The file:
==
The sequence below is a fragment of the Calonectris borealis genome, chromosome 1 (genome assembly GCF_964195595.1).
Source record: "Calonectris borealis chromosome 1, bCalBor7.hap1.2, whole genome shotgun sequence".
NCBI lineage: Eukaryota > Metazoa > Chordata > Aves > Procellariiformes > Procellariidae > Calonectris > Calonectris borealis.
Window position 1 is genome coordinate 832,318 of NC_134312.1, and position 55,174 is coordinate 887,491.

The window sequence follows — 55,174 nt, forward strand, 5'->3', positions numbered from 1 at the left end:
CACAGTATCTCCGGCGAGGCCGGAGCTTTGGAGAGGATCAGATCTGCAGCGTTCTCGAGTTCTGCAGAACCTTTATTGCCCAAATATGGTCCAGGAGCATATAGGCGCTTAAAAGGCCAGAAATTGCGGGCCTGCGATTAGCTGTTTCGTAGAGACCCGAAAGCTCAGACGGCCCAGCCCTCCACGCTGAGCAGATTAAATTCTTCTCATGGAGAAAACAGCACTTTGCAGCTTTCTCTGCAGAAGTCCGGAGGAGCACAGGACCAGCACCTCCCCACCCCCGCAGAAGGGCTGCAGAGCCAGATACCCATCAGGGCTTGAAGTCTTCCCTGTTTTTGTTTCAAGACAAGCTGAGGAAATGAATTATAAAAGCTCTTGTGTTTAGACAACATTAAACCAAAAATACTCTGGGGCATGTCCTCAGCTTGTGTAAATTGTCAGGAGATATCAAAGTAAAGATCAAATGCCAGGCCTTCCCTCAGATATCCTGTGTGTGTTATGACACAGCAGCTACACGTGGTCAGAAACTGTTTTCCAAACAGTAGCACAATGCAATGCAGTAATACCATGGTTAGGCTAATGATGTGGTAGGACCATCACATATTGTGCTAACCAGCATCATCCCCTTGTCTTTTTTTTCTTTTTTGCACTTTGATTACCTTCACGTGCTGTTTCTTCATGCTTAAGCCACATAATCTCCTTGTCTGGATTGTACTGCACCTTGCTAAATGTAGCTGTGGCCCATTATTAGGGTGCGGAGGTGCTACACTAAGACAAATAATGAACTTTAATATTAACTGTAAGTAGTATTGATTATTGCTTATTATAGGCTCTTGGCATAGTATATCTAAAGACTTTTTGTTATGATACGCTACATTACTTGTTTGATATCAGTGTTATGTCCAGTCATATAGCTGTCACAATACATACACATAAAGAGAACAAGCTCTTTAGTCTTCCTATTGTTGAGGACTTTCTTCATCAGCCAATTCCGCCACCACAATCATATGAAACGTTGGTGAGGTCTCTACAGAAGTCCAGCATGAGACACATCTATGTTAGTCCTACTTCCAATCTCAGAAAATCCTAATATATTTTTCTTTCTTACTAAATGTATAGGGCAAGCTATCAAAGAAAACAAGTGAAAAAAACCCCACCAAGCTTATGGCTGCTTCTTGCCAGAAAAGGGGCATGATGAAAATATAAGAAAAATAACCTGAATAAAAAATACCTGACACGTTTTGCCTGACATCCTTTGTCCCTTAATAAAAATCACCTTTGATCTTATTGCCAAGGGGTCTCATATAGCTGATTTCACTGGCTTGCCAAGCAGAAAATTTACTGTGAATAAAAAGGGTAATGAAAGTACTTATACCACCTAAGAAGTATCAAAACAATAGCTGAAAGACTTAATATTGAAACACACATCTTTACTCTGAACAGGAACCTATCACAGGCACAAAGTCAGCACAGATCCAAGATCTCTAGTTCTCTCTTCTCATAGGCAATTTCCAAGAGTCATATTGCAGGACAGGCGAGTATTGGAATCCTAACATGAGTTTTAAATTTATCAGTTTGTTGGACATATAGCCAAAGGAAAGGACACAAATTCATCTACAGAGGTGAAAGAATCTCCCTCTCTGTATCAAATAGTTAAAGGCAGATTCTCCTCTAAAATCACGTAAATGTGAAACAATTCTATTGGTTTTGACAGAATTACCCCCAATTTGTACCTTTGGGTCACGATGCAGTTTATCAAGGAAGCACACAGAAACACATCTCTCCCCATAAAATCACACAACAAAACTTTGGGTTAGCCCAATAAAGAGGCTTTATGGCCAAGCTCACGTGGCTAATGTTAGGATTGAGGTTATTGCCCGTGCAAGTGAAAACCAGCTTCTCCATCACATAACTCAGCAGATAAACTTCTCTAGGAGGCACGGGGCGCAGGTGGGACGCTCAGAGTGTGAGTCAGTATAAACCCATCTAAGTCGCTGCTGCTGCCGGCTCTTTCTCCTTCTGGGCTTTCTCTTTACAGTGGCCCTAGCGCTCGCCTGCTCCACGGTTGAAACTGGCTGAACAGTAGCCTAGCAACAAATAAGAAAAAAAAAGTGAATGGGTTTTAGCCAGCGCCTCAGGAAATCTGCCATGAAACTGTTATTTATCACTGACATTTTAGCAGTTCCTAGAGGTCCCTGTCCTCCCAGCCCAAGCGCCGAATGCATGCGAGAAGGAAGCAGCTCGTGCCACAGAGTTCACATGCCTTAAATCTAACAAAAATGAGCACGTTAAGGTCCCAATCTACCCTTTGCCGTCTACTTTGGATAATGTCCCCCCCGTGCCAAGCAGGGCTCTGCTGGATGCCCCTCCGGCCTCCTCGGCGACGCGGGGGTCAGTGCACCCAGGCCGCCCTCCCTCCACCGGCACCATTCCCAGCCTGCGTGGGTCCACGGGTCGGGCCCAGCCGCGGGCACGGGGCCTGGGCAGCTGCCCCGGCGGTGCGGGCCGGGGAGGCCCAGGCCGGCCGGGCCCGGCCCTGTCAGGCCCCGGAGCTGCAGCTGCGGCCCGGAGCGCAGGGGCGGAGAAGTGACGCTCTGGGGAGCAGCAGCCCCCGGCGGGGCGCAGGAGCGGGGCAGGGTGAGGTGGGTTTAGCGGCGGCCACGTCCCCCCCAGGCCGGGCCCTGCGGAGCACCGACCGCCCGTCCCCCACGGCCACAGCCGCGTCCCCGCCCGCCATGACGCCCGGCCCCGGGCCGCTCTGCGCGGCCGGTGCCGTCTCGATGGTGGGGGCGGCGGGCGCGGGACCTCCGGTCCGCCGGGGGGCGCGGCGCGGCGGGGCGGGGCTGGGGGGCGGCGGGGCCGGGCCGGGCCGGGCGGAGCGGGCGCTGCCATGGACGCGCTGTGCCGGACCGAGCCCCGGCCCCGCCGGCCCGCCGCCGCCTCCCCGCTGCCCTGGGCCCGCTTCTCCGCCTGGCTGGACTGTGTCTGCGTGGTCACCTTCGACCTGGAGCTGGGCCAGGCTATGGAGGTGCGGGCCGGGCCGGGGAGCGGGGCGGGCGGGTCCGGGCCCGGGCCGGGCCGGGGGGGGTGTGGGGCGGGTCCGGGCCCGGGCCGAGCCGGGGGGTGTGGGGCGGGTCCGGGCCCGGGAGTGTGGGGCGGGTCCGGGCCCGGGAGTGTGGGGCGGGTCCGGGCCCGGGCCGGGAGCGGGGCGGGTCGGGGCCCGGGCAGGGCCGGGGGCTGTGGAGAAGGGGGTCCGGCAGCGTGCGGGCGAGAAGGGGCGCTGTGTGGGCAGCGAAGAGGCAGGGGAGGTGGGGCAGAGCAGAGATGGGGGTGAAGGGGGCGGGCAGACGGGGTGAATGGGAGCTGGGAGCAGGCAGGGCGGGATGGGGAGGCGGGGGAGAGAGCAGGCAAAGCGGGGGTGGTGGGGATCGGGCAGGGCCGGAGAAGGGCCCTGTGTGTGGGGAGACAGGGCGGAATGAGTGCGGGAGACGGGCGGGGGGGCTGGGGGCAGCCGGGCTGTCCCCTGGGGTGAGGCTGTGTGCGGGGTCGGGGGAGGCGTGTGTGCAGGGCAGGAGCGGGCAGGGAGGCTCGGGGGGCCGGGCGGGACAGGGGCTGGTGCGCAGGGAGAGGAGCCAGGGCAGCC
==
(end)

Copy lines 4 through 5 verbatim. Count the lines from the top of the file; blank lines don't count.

Window position 1 is genome coordinate 832,318 of NC_134312.1, and position 55,174 is coordinate 887,491.

The window sequence follows — 55,174 nt, forward strand, 5'->3', positions numbered from 1 at the left end: